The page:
Best Fishing Reels for
Fishing in Alaska in 2016 

Okuma Metaloid 5s
We loved the smooth lever-drag and the ability to cast big baits with this sleek, powerful, compact reel. Use it for big kings or take it out on the saltwater and pair it with a stout jigging rod to haul up the usual gamut of bottomfish. Testers appreciated the big handle and fast 6.4 to 1 gear ratio that piles line quickly back on this reel. 

Okuma Coldwater CW-354DLX Low Profile Line Counter Reel
The CW-354DLX is the left-hand retrieve version of this reel (it is also available in right-hand retrieve). Okuma nailed it with this design, especially for the angler who fishes for Chinook salmon in both fresh- and saltwater. Since the reel is low-profile, it can easily be used for hands-on techniques such as back-bouncing. It also casts comfortably and well compared to other line-counter reels. Since it has an incredible 25 pounds of max drag, it’s equally at home in heavy trolling applications—we used it with up to 16 ounces of lead trolling flashers and herring in the salt chuck. This reel is at home fishing for salmon on the Kenai, the Nushagak, Deep Creek, Kodiak, Seward, Valdez or any of the salmon fisheries in the Lower 48.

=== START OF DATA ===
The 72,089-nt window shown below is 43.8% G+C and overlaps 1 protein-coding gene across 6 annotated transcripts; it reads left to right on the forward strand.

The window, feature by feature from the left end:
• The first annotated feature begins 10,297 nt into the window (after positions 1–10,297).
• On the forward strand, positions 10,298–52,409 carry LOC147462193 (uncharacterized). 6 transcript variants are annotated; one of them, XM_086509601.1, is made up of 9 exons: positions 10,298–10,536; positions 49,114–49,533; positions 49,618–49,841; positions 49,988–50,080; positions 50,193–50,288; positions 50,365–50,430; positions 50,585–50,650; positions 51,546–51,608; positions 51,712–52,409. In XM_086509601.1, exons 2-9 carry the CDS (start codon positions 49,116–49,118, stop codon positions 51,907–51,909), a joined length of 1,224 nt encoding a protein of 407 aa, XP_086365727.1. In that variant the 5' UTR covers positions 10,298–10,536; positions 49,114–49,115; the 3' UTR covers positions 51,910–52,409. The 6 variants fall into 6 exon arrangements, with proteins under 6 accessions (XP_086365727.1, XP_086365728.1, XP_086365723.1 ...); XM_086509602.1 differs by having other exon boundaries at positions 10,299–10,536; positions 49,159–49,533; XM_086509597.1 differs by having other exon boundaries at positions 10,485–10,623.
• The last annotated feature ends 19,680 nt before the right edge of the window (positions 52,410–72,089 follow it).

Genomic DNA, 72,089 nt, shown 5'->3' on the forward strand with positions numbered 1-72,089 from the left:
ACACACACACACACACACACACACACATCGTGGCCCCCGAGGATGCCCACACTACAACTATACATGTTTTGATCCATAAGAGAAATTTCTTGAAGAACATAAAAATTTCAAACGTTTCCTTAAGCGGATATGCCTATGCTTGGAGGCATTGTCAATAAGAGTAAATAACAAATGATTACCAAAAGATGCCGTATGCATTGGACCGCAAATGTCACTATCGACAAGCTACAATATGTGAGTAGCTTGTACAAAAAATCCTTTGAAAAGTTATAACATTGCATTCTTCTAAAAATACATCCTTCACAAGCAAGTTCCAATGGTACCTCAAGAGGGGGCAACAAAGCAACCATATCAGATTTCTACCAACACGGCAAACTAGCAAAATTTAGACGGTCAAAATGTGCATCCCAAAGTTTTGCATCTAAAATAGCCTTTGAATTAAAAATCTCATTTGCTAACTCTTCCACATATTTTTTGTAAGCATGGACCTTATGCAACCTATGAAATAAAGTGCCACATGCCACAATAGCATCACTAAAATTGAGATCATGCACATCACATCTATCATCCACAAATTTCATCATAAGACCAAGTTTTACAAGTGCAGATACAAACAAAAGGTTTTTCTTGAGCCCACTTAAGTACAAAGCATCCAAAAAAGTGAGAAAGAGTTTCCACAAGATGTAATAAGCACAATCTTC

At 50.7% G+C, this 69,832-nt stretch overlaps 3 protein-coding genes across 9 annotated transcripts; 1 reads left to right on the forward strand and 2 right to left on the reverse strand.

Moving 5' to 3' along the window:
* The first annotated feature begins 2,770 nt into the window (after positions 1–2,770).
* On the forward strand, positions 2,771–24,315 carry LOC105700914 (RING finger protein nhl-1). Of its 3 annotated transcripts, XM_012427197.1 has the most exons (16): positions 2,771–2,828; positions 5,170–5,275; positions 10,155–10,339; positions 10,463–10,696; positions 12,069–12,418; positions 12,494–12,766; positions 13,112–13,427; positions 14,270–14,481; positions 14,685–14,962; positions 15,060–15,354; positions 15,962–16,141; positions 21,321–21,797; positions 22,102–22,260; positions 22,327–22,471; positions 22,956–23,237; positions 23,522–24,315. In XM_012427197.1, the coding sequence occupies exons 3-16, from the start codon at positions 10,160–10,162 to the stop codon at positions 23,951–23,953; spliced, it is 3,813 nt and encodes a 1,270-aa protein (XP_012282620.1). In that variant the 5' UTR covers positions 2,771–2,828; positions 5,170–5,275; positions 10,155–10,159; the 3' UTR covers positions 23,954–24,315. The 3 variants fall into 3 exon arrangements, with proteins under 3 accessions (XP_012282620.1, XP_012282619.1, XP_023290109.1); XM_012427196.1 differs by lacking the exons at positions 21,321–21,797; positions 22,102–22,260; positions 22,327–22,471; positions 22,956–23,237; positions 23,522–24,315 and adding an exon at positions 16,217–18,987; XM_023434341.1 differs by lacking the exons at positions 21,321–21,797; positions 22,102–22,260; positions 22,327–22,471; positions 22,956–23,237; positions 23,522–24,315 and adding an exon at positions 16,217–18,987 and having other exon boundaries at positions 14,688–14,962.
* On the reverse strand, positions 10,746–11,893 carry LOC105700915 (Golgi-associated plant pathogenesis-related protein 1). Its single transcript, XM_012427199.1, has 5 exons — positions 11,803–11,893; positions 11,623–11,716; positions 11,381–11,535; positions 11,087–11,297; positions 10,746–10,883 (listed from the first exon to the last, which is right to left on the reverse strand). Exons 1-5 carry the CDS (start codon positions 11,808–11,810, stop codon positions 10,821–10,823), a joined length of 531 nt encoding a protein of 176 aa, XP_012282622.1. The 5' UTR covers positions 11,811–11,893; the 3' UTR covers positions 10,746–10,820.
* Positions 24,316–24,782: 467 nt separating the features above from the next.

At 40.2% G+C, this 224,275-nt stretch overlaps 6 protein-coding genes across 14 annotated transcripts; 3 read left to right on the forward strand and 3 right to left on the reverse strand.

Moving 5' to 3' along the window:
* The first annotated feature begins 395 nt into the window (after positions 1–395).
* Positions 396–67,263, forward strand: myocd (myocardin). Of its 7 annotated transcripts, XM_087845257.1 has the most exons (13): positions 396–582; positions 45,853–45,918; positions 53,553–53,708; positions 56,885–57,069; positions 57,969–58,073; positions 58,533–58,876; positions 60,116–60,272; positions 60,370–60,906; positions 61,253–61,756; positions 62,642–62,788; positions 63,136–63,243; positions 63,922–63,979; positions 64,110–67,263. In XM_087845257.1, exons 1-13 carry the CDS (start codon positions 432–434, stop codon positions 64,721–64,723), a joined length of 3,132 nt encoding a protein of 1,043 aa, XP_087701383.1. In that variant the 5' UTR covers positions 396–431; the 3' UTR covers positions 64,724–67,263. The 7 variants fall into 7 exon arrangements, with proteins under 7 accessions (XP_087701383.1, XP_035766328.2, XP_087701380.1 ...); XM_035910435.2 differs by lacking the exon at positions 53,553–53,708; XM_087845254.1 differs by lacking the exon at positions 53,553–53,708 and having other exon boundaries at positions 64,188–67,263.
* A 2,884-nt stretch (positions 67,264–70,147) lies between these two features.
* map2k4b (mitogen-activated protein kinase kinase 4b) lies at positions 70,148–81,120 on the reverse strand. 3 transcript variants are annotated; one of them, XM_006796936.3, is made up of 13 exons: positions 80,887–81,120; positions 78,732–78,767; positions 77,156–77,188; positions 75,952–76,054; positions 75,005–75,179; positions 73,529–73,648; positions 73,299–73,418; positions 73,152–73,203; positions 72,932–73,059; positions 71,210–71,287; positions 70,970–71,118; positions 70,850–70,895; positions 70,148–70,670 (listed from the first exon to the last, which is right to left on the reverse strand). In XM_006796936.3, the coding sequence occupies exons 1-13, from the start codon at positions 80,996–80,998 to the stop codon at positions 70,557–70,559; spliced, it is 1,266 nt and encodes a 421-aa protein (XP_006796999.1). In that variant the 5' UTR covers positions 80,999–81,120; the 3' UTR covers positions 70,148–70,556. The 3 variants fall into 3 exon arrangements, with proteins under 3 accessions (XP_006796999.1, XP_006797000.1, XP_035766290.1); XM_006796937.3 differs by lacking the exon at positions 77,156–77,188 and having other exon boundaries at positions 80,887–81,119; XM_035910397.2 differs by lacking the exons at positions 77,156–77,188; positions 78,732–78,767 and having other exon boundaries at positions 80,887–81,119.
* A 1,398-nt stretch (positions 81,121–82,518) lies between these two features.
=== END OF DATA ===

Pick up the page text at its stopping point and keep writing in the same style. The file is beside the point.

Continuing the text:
Penn Conflict Spinning Reel CFT3000
We appreciated the smooth drag contained within the sealed drag system; the Superline Spool feature, which is a rubber gasket built onto the spool that stops superline from slipping and eliminates the need to wind on monofilament backing; the lightweight design, which balanced nicely on high-performance lightweight rods; and the rugged construction we’ve come to expect in Penn reels. The reel incorporates Instant Anti-Reverse, has seven stainless-steel bearings and is available in eight sizes. We tested the CFT3000, which made for a good steelhead, big rainbow, coho and sockeye reel and with a gear ratio of 6.2:1, it puts line quickly back in the spool after a big fish makes a long run.

Daiwa Sealine SG27LC3BL Line Counter Reel